Communicating During a Crisis
The coronavirus pandemic has had an unprecedented impact on the global economy. According to Fortune, the U.S. Department of Labor has tracked 26.5 million jobless claims between March 15 and April 18. At this crossroads, one thing is certain: the right communication strategy is needed. Many companies have been forced to lay off and furlough a large majority of their workforce, communicate pay cuts or make drastic changes to the way they do business. But the need for communication goes beyond discussions with employees. Companies must also consider customers and corporate partners.
This blog takes a closer look at best practices for addressing each of the aforementioned audiences so organizations can successfully navigate the delicate high wire of crisis communications.
Talking to Employees
Human capital is the heartbeat of every organization. When an unexpected crisis such as coronavirus occurs, leaders must directly address their employees. It’s important to remember that this is not a “one and done” approach. Since March, many organizations have distributed company-wide emails about budget cuts and furloughs, and unfortunately, many will have to send additional emails regarding temporary and permanent leaves of absence or business updates. Sensitive subjects require a careful approach, so it’s crucial to frequently and consistently communicate with your workforce using humanized and considerate messaging.
Some companies, like stationary brand Minted, are using the online self-publishing platforms such as Medium to easily and widely share key updates. But more importantly, Minted first communicated news internally before making its announcement public. It did so through both a company-wide video conference call along with one-on-one meetings with those affected by layoffs.
Communicating with Customers
The pandemic has changed the way that businesses interact with customers. With many brick-and-mortar locations closed, businesses must rely on their email databases to inform customers of closures, promotions, procedures for keeping employees and customers safe and plans for reopening.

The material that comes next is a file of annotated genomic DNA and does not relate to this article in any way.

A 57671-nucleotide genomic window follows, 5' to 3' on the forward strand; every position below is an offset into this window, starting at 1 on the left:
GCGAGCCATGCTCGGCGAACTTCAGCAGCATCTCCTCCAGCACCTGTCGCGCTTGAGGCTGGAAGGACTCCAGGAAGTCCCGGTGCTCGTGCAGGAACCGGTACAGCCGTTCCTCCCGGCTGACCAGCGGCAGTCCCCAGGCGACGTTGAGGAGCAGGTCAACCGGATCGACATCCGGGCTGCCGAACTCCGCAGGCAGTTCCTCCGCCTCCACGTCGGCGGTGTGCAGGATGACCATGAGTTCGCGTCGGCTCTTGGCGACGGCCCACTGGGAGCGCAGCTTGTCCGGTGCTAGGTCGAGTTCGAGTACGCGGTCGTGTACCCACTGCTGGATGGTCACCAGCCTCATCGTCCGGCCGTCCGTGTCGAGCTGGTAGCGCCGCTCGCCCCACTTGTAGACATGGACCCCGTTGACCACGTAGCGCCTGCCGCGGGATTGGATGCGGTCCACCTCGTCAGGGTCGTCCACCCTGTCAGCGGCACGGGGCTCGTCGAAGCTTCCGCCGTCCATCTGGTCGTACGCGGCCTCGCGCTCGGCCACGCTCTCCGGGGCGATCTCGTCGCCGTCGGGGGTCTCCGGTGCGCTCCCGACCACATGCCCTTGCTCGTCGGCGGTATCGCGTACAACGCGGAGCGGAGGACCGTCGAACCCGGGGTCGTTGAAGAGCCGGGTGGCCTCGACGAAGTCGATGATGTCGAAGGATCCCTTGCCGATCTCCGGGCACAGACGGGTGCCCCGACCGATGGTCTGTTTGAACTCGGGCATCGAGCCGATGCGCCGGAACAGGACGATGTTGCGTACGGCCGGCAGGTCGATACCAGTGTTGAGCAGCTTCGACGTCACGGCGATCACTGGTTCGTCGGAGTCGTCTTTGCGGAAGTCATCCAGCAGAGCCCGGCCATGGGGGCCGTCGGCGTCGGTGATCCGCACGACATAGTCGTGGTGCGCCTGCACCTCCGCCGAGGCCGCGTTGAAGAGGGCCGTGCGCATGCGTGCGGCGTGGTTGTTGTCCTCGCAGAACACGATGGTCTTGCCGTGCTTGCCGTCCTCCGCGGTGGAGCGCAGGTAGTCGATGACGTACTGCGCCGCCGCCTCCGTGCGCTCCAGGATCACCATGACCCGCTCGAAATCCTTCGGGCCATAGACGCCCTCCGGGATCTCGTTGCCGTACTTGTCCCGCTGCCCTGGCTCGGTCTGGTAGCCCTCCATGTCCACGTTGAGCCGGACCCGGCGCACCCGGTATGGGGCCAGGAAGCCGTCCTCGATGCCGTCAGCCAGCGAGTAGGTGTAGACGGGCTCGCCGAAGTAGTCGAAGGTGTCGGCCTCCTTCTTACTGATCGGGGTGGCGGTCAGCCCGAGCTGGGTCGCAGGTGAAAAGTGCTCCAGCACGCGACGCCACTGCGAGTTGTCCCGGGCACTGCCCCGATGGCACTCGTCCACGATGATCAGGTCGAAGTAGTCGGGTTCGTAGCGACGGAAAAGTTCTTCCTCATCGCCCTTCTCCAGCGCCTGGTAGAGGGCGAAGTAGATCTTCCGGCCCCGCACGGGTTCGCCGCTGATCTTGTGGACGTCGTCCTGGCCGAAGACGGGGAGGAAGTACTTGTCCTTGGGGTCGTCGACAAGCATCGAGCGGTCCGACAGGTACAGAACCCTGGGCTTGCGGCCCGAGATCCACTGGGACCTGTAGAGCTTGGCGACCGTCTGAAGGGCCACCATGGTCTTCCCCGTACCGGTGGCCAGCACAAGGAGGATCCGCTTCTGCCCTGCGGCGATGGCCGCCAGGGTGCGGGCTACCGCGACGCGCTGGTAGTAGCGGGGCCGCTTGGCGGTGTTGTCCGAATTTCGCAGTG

For organizations with media budgets, the messaging in radio and television advertisements has shifted to include language such as “unprecedented times,” “support” and “safety” to illustrate new priorities, changes to business processes and the measures companies are taking to protect their employees and patrons.
In its Medium post, Minted addressed how it is supporting its employees through severance and health insurance. Being forthcoming and open about struggles can help customers connect with the company on a deeper level. Meanwhile, local restaurants, which are among the hardest hit, are keeping diners updated on hours, safety precautions and special offerings through frequent e-newsletters and social media.
Even B2B organizations have to adjust their communication strategies as coronavirus continues to impact their operations and their customers’ businesses. The focus should shift from selling to offering help and advice. Providing customers with useful information will help position your organization as a thought leader in the short-term and long-term. Even if you followed this approach before the pandemic, now is the time to double down. While total transactions and average order value may be decreasing, you can increase customer loyalty by prioritizing their needs over hard selling.
Keeping Partners Updated
Your partners may include non-profit organizations and charities that your business supports, or external marketing, public relations and advertising agencies. Whether you plan to continue these relationships or put them on hold during a time of crisis, it’s crucial that you communicate your intentions. If possible, consider having these conversations over the phone or via video conference, especially if you need to cut costs and cancel contracts. Your partners will appreciate that you took the time to personalize the message rather than sending an email. Additionally, communicate plans for the future of the relationship so your partners understand what to expect as the economy begins to recover.
Keep Calm and Communicate
The coronavirus pandemic has brought about a defining moment for organizations as they work to navigate this crisis with transparency. Leaders who prioritize clear and thoughtful communication to their employees, customers and partners will be more likely to make a positive impression. Audiences will appreciate and remember open communication. However, once the pandemic passes, it will be important for these organizations to maintain their track record of transparency through regular and insightful communication.
Jess Messenger is an Account Director in Mulberry’s Chicago office and enjoys developing PR campaign strategies and writing for B2B audiences across numerous verticals such as retail, foodservice and healthcare.